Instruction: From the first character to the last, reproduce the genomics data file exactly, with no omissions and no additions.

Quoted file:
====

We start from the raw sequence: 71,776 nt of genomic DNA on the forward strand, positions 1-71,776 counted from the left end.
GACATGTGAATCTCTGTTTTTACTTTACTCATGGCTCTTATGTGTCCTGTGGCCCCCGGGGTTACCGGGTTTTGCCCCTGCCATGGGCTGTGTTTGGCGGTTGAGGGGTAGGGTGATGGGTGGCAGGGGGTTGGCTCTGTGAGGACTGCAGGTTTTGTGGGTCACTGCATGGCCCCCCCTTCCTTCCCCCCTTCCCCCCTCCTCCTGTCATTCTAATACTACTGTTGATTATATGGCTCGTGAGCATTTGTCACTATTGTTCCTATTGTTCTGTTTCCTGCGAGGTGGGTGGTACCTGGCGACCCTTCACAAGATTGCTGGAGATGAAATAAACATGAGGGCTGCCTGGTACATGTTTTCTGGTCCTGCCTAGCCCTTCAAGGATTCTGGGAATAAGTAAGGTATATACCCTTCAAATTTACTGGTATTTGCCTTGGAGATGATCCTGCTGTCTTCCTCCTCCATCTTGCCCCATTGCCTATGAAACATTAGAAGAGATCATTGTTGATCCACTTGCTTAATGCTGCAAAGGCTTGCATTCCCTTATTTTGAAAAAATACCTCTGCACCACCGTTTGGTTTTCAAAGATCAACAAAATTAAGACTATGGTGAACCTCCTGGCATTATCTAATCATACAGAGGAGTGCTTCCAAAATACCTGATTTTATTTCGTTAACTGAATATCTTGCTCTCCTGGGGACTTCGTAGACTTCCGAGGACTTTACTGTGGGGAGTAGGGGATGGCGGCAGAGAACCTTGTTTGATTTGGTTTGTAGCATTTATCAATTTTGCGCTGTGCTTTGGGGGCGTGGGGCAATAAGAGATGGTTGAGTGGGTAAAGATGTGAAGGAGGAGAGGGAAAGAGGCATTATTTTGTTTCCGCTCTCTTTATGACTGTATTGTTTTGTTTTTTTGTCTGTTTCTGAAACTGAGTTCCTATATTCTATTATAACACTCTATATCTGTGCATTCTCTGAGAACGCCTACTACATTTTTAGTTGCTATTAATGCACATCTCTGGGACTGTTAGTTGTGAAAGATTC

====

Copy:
We start from the raw sequence: 71,776 nt of genomic DNA on the forward strand, positions 1-71,776 counted from the left end.
GACATGTGAATCTCTGTTTTTACTTTACTCATGGCTCTTATGTGTCCTGTGGCCCCCGGGGTTACCGGGTTTTGCCCCTGCCATGGGCTGTGTTTGGCGGTTGAGGGGTAGGGTGATGGGTGGCAGGGGGTTGGCTCTGTGAGGACTGCAGGTTTTGTGGGTCACTGCATGGCCCCCCCTTCCTTCCCCCCTTCCCCCCTCCTCCTGTCATTCTAATACTACTGTTGATTATATGGCTCGTGAGCATTTGTCACTATTGTTCCTATTGTTCTGTTTCCTGCGAGGTGGGTGGTACCTGGCGACCCTTCACAAGATTGCTGGAGATGAAATAAACATGAGGGCTGCCTGGTACATGTTTTCTGGTCCTGCCTAGCCCTTCAAGGATTCTGGGAATAAGTAAGGTATATACCCTTCAAATTTACTGGTATTTGCCTTGGAGATGATCCTGCTGTCTTCCTCCTCCATCTTGCCCCATTGCCTATGAAACATTAGAAGAGATCATTGTTGATCCACTTGCTTAATGCTGCAAAGGCTTGCATTCCCTTATTTTGAAAAAATACCTCTGCACCACCGTTTGGTTTTCAAAGATCAACAAAATTAAGACTATGGTGAACCTCCTGGCATTATCTAATCATACAGAGGAGTGCTTCCAAAATACCTGATTTTATTTCGTTAACTGAATATCTTGCTCTCCTGGGGACTTCGTAGACTTCCGAGGACTTTACTGTGGGGAGTAGGGGATGGCGGCAGAGAACCTTGTTTGATTTGGTTTGTAGCATTTATCAATTTTGCGCTGTGCTTTGGGGGCGTGGGGCAATAAGAGATGGTTGAGTGGGTAAAGATGTGAAGGAGGAGAGGGAAAGAGGCATTATTTTGTTTCCGCTCTCTTTATGACTGTATTGTTTTGTTTTTTTGTCTGTTTCTGAAACTGAGTTCCTATATTCTATTATAACACTCTATATCTGTGCATTCTCTGAGAACGCCTACTACATTTTTAGTTGCTATTAATGCACATCTCTGGGACTGTTAGTTGTGAAAGATTC